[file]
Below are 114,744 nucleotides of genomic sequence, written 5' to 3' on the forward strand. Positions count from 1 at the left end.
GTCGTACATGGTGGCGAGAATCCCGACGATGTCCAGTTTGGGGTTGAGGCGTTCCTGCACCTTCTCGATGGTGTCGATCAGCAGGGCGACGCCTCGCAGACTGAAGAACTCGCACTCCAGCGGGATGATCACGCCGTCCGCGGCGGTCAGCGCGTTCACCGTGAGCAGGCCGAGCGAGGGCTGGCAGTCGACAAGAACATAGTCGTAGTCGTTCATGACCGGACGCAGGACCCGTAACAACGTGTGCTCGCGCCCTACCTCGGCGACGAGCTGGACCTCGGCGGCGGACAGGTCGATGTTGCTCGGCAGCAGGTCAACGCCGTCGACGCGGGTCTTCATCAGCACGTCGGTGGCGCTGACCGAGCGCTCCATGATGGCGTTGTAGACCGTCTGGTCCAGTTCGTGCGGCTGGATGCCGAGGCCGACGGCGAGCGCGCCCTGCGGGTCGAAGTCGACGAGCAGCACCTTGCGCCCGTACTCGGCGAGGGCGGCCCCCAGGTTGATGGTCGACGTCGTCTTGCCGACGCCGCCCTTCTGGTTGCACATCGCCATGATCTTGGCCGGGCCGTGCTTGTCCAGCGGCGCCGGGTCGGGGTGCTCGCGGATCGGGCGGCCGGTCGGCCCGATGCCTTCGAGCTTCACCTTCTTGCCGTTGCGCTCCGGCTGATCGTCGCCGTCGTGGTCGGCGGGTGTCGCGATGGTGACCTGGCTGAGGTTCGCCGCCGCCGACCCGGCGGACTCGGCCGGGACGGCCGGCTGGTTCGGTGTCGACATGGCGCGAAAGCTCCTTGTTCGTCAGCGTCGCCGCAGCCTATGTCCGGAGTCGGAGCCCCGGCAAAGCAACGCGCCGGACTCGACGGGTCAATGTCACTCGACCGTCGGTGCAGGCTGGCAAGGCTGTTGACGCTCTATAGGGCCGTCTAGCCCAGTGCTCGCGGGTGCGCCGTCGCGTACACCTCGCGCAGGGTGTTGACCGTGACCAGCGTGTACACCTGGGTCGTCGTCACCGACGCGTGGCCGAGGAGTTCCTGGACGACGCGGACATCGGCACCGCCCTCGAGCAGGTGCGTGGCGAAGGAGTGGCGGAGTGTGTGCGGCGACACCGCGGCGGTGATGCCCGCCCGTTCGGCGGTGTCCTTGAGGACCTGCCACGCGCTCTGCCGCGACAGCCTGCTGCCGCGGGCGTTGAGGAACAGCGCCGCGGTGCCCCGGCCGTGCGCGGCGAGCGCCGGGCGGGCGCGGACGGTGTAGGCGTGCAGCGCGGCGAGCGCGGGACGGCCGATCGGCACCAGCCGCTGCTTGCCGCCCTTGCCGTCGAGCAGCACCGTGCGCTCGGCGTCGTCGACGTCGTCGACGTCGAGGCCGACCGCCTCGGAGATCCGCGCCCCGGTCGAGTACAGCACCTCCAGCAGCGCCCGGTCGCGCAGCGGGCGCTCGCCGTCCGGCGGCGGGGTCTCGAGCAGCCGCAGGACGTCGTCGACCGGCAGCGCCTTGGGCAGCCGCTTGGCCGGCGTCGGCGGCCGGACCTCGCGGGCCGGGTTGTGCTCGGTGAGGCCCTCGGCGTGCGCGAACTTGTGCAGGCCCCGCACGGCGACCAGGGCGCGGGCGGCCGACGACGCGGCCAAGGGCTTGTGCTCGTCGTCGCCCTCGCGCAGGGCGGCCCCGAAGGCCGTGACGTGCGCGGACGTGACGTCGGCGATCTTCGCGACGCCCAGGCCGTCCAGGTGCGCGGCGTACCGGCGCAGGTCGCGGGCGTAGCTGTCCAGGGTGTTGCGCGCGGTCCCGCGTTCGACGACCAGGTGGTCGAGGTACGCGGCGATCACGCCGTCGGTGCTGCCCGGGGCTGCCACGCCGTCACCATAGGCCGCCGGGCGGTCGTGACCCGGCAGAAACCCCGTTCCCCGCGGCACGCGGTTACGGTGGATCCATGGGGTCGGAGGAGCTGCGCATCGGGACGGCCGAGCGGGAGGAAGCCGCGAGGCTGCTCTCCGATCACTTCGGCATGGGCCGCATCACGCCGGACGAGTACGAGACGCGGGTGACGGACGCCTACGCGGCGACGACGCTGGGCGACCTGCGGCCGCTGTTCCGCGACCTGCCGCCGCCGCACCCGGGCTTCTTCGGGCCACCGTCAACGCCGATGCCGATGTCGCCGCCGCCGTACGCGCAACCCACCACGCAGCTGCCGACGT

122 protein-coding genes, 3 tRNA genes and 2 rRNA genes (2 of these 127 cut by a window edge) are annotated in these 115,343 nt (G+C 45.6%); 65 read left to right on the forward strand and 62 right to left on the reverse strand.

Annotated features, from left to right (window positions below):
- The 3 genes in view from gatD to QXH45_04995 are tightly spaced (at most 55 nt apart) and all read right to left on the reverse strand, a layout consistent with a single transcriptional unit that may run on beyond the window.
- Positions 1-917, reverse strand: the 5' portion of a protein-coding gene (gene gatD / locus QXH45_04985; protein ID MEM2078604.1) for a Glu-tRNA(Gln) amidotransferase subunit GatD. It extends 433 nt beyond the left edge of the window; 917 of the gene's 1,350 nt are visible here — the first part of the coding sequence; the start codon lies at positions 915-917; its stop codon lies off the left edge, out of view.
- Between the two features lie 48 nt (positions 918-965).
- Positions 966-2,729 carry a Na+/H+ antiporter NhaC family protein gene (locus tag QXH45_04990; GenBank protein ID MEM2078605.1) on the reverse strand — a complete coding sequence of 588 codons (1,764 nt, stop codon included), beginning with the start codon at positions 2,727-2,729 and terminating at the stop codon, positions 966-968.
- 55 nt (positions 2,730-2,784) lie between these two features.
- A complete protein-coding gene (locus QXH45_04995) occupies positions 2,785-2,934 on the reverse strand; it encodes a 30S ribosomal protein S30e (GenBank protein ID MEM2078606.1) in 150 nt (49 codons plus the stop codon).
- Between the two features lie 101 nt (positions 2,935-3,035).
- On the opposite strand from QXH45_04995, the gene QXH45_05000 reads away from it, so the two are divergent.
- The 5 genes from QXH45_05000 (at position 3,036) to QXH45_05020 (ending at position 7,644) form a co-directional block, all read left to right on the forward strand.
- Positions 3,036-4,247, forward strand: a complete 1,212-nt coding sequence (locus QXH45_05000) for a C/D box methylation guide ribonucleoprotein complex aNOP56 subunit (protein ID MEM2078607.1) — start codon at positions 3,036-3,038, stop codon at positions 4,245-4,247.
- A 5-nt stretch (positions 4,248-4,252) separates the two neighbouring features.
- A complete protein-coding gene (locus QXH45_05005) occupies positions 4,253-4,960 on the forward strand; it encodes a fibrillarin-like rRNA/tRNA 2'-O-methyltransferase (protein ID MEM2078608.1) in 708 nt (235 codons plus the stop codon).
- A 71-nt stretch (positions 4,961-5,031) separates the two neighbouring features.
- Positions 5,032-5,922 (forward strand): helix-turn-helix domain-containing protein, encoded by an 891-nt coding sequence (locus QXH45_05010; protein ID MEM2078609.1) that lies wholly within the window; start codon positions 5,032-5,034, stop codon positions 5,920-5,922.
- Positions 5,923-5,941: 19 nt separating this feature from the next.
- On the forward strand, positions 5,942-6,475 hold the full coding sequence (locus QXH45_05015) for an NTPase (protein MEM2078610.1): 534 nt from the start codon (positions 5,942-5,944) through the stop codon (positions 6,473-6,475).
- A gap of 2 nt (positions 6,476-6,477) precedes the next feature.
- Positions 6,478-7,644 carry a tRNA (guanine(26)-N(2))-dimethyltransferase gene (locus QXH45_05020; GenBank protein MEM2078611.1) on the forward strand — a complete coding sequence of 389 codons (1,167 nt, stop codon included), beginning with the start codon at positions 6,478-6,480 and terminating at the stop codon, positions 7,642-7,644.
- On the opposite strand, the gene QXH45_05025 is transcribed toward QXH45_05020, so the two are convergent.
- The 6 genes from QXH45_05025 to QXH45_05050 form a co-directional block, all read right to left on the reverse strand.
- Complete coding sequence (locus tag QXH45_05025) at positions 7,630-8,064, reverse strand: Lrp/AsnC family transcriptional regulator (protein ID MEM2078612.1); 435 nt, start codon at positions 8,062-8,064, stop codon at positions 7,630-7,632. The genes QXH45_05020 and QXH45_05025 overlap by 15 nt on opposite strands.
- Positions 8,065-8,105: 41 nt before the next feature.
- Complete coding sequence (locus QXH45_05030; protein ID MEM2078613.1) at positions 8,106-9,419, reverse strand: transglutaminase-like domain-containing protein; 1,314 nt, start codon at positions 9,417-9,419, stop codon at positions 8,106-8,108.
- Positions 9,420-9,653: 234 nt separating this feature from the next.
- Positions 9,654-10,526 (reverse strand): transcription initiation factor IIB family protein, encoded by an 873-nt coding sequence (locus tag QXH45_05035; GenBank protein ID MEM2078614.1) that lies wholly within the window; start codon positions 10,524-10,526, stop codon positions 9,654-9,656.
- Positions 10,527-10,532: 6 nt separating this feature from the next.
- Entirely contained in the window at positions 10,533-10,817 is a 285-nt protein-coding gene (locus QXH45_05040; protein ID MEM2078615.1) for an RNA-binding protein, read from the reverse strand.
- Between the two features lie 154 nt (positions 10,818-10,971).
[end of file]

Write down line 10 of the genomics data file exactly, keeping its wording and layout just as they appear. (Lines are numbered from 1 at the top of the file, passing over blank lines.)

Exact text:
- A complete protein-coding gene (locus QXH45_04995) occupies positions 2,785-2,934 on the reverse strand; it encodes a 30S ribosomal protein S30e (GenBank protein ID MEM2078606.1) in 150 nt (49 codons plus the stop codon).